Bummer was that we didn’t cover a lot of theory, almost none at all. So understanding advanced math, how computers really work, testing, version control, the categories of languages and frameworks and so on- that had to be learned on my own time. It’s hard to make sure you cover everything, but if I was doubtful I just had to ask my teacher (who worked as a consultant and could guide me on what was needed for work), or look up the curriculum at the university for CS. To be honest I still have work to do on my math skills, testing and learn more about computers. ON the other hand we did cover design patterns extensively, no SQL DB’s, ORM’s, SOLID principles (quite detailed) and more. These are things I’ve noticed CS students were unaware of from their CS education, but it might just be that one uni, or the few I talked with.

The social mashup application our group did had to be strict MVVM pattern, and we were not allowed to use any external frameworks.

Basically what I am saying is that you will miss out on some things regardless of the schooling you choose, be that self-taught, trade school or university. You just have to be aware of what you don’t know, and what you need to know and how to prioritize. And that is when a good network comes in handy. Find that network online, at school or at work. But find it. And it’s a network because it should consist of several people, not just one.

Back to the list.
2 and 3 are also two concerns with schools. If you are looking for your first paid job actual projects that apply to real life projects will most likely be valued over a degree. Many schools will give you projects like that, and if they don’t I would say it is up to you to demand that, use your creativity and package a project like that, or go ahead and do them on your spare time. And make sure you do some with other people, school or no school. Proof of communication and successful team work is appreciated.

One of the first school projects, an image editing application

One of the first school projects, an image editing application

Let’s talk about number 4. With school guidance is hit or miss. If you get a poor teacher you can’t do so much about it, other than trying to inspire the teachers to change, or ignore it and go ahead and fins out information on your own. On the other hand teachers have experience, subject and teaching, are doing this as a job and have therefore (hopefully) the time. Although I was very happy with my teacher Mikael Freidlitz I took it upon myself to learn things we wouldn’t cover, seek out second and third opinions and asked for additional assessments and projects. Learning has two parts, the teachers responsibility and your responsibility. A good teacher helps you seek out questions rather than just provide answers and teaches you how to learn. This is the concept of a mentor, and those can be found also outside of a classroom and all developers should have several, as well as offer mentoring.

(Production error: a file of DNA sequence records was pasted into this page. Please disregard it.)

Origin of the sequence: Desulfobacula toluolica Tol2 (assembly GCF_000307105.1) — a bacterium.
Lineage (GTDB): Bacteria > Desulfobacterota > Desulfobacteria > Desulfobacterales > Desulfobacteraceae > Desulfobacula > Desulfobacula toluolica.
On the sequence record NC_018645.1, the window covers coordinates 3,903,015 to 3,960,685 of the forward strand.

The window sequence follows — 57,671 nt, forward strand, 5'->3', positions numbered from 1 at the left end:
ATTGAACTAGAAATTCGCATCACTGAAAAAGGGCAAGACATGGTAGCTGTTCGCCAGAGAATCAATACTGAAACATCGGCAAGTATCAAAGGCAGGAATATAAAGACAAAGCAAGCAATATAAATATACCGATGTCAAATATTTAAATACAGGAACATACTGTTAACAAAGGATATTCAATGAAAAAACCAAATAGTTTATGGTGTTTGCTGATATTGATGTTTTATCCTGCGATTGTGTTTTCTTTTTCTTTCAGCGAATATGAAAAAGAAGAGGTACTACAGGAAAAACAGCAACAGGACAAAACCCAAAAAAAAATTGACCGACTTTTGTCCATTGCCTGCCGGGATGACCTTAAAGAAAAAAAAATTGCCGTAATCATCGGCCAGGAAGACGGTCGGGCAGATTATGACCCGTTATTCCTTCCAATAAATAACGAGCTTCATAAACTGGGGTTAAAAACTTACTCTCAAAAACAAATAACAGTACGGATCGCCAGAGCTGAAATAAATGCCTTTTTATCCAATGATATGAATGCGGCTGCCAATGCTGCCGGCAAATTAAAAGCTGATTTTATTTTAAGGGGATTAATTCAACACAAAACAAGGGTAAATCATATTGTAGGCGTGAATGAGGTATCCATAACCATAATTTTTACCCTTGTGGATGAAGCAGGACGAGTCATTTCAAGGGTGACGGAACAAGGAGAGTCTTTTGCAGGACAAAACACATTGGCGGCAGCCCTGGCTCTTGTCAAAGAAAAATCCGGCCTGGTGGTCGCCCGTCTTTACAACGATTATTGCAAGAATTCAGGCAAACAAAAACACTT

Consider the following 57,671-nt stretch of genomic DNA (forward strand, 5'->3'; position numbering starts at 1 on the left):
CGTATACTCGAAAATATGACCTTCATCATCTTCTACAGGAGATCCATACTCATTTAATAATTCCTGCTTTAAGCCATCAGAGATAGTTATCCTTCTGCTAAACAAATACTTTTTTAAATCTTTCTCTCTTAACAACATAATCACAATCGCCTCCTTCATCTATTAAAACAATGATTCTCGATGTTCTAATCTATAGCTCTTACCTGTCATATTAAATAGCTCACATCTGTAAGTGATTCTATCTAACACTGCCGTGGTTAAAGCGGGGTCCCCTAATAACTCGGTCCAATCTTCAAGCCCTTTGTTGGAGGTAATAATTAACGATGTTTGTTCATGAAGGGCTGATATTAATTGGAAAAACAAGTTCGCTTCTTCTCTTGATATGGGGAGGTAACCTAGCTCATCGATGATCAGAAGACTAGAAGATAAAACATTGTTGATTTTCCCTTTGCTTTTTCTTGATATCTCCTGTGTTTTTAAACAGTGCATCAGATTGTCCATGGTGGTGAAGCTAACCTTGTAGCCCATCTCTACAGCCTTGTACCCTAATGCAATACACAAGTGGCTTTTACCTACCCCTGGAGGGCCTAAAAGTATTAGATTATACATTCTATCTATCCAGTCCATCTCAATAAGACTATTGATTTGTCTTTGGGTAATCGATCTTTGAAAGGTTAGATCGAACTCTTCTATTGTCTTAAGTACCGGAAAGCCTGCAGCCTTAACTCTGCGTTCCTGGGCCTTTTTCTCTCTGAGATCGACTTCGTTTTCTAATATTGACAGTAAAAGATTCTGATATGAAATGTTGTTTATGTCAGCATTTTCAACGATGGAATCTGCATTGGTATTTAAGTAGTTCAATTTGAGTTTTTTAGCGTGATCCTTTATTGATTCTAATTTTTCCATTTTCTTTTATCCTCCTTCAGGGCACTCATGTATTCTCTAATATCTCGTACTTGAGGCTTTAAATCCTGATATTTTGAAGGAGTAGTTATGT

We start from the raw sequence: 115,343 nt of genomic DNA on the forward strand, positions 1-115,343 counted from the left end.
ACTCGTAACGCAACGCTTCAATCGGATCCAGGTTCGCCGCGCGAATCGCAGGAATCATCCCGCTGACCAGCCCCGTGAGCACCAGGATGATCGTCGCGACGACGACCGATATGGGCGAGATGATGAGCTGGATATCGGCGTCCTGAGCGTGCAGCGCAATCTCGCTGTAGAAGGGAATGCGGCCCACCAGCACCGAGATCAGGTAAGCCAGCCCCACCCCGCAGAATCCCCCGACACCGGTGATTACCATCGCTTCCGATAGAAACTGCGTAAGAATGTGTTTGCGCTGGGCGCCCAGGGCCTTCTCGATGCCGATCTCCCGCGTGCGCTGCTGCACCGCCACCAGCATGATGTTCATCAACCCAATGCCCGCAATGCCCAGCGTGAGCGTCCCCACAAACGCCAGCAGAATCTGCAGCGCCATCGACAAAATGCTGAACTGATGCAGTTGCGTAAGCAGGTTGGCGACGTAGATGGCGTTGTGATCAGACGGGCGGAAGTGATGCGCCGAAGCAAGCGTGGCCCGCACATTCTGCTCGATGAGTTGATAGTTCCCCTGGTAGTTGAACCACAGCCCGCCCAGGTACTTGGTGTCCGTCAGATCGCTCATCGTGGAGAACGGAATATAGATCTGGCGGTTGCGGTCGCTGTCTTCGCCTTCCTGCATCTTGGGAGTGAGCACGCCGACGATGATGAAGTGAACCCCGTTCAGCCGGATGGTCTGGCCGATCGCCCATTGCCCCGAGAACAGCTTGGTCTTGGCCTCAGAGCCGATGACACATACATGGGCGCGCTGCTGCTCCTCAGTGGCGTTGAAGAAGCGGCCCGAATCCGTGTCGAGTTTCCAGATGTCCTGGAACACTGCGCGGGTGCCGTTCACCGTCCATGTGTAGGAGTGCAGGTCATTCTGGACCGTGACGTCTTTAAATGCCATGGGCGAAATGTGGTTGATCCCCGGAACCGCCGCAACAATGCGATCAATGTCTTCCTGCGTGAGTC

I’ve found many good teachers and mentors through Pluralsight (staff and author dinner, I was so happy to be invited and had an awesome time)

Good guidance can be found in a classroom, or outside. As long as you make sure you ask a competent person, and then check the information with a few more, it doesn’t matter if the person is a teacher by profession or not, or whether you are a student or not on paper.

For me number 5 is the single most important reason for recommending institutional education. The support, the ambiance, the problems, the solutions and memories that come from being a part of a class are irreplaceable. With that said, they can be made outside of a classroom setting. But I’ve noticed many ignoring those very important lessons and skills. You can of course also ignore that in a school setting, but it’s harder and those skills are often taught without you noticing.

A sixth point, that I discovered later, is that I needed somebody to believe in me and to make me believe in me, with an emphasis on the last bit-‘make me believe in me". That is what landed me all my jobs and opportunities.

At the end of the day you need to find what will best enable you to teach you what you need to know, with a good network of mentors to guide you on what you need to know, a bunch of friends and strangers to put together actual projects with, and people you can mentor and pass on inspiration and information.

I celebrated my brithday at a hackaton and the dev Jessica Engstrom made me the best cake ever! By far the best birthday I’ve had, with awesome people.

School might be a good place to find several of these things, but there are no guarantees and there are no shortcuts. Invest your time wisely, it’s the most precious thing we got and the one thing we are guaranteed to run out of.

For me the solution has been a combination, I study at a school as well as on my own and I’ve found the two to complement each other rather well. The mentors, the community and the pride and confidence I get from taking responsibility for my own continuous learning is irreplaceable. Just make sure you cover the ‘boring’ basics AKA theory. Some things you just should know, as with physiology for a surgeon. It might not be fun, but screwing up big time because you don’t know them will be even less fun. As for what the ‘boring’ basics are, that’s a whole other blog post :)

So, self-taught or not? What is your recommendation?


Leave a comment below, or by email.
Daniel Schädler
7/18/2013 9:28:04 AM
I think School is important in salary questions.If you have one with a master for example and you have one without but with the skills, this one without the title earn less salary than the one with the title.

In my opinion School is only recommended if you wann earn more Money for your Job.

Hope helped you with my opinion.